05 March 2006

Gene Therapy: Cancer, Heart Disease, Life Extension

Since before Crick and Watson, people have been dreaming about making changes to the human genome. First of all, watching a child die from an inherited disorder is heart-wrenching. Most parents and physicians would do almost anything to change that child's destiny. Then, the knowledge that many adults get sick and die prematurely, lose their strength and their minds prematurely, leads many physicians and scientists to think about changing the genes that cause that early decline. Finally, the knowledge that the degenerative changes of most common disease, including cancer and heart disease--and of aging itself--are moderated by genetic processes, led many scientists to think of adjusting the genetic compliment routinely.

With the discovery of restriction enzymes and practical methods of gene sequencing, the race to map the genes was on. It was important to understand the normal human genome before scientists could identify the genes that led to disease. Once all the disease genes were identified, it was thought that perhaps substituting healthy genes for the disease genes might cure the underlying problem.

But the story was not that simple. Early attempts to introduce genes into human subjects met with unforeseen obstacles. And when it was discovered that there were only 25,000 to 30,000 human genes--instead of the expected 100,000--it began to dawn on scientists that there was more to the story than just the genes. Epigenetic factors play into gene expression, which complicated the plot significantly.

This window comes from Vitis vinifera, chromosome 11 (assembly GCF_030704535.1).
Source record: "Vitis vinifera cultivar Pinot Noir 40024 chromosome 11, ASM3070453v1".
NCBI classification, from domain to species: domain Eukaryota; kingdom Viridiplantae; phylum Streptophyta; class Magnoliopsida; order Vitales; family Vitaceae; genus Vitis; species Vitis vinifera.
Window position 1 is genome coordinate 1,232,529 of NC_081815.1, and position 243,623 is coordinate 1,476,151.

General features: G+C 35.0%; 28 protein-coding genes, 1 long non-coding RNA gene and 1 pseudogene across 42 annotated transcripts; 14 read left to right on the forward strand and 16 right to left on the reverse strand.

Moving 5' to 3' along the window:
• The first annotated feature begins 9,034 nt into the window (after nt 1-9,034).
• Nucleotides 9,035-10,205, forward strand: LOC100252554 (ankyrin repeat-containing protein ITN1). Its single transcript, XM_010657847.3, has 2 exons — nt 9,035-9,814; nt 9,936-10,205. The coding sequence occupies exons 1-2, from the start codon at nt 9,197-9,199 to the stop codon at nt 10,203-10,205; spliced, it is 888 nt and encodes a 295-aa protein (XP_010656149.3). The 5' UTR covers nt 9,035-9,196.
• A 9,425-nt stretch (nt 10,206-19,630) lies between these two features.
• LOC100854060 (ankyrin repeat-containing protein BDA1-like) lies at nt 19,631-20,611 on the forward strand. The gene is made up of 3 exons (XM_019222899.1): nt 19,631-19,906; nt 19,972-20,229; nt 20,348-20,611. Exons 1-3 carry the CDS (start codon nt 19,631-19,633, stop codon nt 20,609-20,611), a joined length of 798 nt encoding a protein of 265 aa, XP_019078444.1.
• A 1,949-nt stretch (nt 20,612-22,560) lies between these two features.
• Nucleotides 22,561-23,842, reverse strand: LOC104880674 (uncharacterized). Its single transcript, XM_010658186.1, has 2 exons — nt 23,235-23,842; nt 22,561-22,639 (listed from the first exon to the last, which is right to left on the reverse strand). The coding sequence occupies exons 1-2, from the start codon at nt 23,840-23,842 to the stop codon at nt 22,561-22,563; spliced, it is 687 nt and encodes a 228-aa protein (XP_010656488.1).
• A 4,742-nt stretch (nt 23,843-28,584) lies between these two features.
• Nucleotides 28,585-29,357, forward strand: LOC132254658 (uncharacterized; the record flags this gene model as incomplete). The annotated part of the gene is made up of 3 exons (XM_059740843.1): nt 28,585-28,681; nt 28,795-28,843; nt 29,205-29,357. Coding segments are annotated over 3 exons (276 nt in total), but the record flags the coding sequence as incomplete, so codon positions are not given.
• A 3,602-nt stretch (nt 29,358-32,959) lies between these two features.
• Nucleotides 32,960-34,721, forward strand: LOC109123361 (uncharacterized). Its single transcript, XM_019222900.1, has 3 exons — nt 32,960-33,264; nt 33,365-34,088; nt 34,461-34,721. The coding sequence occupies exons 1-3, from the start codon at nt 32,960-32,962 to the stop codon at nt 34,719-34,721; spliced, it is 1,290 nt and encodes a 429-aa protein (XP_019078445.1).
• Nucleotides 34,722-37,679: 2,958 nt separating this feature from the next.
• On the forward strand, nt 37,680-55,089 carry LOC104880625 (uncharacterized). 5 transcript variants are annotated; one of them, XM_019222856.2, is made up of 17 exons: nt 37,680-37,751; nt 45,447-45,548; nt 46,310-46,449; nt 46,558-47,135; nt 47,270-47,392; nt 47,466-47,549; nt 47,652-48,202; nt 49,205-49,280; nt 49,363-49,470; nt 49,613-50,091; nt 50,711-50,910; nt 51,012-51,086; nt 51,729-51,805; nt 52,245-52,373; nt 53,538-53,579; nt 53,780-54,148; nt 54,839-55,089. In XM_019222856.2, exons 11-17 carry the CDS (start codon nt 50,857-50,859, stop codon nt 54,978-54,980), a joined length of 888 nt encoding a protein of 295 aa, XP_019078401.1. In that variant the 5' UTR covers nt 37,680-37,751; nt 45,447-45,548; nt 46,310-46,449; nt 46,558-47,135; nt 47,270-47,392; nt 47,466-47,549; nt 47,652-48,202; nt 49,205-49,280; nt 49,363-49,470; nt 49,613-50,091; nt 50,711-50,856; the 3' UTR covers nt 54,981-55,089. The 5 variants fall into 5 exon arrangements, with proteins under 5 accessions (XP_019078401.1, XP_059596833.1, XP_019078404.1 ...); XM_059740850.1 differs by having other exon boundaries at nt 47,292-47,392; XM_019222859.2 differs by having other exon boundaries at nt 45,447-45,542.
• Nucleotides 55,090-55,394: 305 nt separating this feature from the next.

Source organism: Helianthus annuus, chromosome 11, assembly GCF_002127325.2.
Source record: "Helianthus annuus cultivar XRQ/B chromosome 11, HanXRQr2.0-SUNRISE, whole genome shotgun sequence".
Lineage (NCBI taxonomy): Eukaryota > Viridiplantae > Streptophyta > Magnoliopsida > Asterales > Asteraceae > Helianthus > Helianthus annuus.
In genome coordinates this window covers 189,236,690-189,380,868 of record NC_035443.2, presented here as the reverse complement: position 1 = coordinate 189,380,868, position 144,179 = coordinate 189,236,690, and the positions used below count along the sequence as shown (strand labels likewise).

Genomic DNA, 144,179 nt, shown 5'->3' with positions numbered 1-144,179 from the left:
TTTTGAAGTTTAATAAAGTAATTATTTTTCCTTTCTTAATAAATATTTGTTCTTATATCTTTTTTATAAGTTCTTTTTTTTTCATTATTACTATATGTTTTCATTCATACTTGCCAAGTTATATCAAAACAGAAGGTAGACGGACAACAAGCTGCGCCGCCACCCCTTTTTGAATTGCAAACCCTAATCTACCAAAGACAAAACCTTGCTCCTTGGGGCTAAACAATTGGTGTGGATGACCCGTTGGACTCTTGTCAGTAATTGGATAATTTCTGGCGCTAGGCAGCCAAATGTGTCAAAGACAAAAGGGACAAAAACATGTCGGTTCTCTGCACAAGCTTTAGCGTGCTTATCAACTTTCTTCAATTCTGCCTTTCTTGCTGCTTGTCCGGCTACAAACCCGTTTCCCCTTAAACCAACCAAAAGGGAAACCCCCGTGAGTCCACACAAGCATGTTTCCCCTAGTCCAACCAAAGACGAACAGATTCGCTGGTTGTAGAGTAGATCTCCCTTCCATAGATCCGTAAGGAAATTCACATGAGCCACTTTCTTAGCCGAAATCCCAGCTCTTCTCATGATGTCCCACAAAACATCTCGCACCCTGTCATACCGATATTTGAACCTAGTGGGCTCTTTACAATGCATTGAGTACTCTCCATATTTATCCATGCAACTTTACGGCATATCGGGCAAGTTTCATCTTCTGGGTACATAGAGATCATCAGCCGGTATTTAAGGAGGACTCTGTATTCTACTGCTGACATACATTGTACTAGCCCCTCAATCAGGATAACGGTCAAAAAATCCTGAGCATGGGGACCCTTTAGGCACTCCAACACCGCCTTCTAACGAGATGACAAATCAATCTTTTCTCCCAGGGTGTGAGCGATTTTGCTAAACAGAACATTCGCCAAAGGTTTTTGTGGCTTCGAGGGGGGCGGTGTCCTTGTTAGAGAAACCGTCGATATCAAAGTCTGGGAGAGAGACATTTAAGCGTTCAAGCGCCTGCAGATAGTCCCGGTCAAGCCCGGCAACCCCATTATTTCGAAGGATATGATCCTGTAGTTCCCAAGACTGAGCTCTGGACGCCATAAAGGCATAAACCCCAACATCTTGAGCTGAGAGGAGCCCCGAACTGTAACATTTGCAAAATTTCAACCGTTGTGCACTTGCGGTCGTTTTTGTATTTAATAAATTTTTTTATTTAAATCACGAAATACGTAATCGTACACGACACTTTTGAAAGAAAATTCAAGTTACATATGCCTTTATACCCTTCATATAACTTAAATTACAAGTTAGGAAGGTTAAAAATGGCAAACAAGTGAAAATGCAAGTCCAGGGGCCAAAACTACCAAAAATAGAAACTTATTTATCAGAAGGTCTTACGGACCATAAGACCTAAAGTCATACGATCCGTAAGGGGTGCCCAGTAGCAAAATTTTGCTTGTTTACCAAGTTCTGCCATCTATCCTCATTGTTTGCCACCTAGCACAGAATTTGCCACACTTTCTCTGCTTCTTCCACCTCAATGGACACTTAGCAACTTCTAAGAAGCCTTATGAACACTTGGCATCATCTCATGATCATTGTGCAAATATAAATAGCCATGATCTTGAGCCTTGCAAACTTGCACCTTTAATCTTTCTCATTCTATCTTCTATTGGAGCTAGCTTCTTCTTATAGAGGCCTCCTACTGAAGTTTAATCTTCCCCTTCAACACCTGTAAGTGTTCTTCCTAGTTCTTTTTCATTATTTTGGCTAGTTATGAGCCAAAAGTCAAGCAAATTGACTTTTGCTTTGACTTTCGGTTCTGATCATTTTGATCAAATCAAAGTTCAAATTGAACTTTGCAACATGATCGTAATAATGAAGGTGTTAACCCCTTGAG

Protein interaction, gene regulator proteins, non-coding RNA, and glycomics--among other things--influence gene expression and the ultimate fate of the cell. Of course, in humans, cells exist within tissues, tissues within organs, and organs within the human organism. Complex interactions occur at every level.

To introduce new genes into a cell with defective genes, you must have a vector. Gene vectors are typically viral, since viruses make a living by introducing their genes into an animal cell for its own replication. There are also non-viral vectors that can be used to introduce genes into cells. Viruses have a billion+ year advantage as gene vectors, but nonviral methods are improving despite the challenges.

Besides introducing genes into cells, modern gene therapy also involves silencing of genes by various means. Sometimes it involves activating dormant genes that are already present. And sometimes it means delivering the entire cell--genes, nucleus, cytoplasm, and all.

Human Gene Therapy journal has made an entire issue freely available on the internet. The latest news on gene therapy is available through various sources. A recent article in The Scientist discussed future directions of gene therapy.

The SENS approach to life extension involves interventions against seven causes of aging: Cell depletion, Unwanted Cells, Chromosomal Mutations, Mitochondrial Mutations, Protein Crosslinks, Extracellular Junk, and Intracellular Junk. None of them are insurmountable, and much of the new knowledge from molecular biology, stem cell biology, cell biology, and other areas of biotechnology, are applicable to these challenges.

The very proliferation of new knowledge in all of these areas present a difficulty. Bioinformatics has evolved to keep track of the impossible quantity of data being generated, but what is actually needed is a super-human intelligence to make sense of it all, and to prioritise new research. In lieu of that, we will have to muddle through. Bit by bit, we seem to be succeeding. It would go much faster with some next-level supervision, but such is life.

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1 Comments:

Blogger Rik said...

Don't you mean biomathematics? I'm aware that information is a mathematical concept, but I mean Deep Principles. Perhaps these are impossible in biology, I don't know. But a biomathematics would definitely lead to morphomatics. The latter would compensate what seemss to me to be the preservation of complexity on all levels. If there were such a preservation and nothing could be done about it: not good!

Monday, 06 March, 2006  

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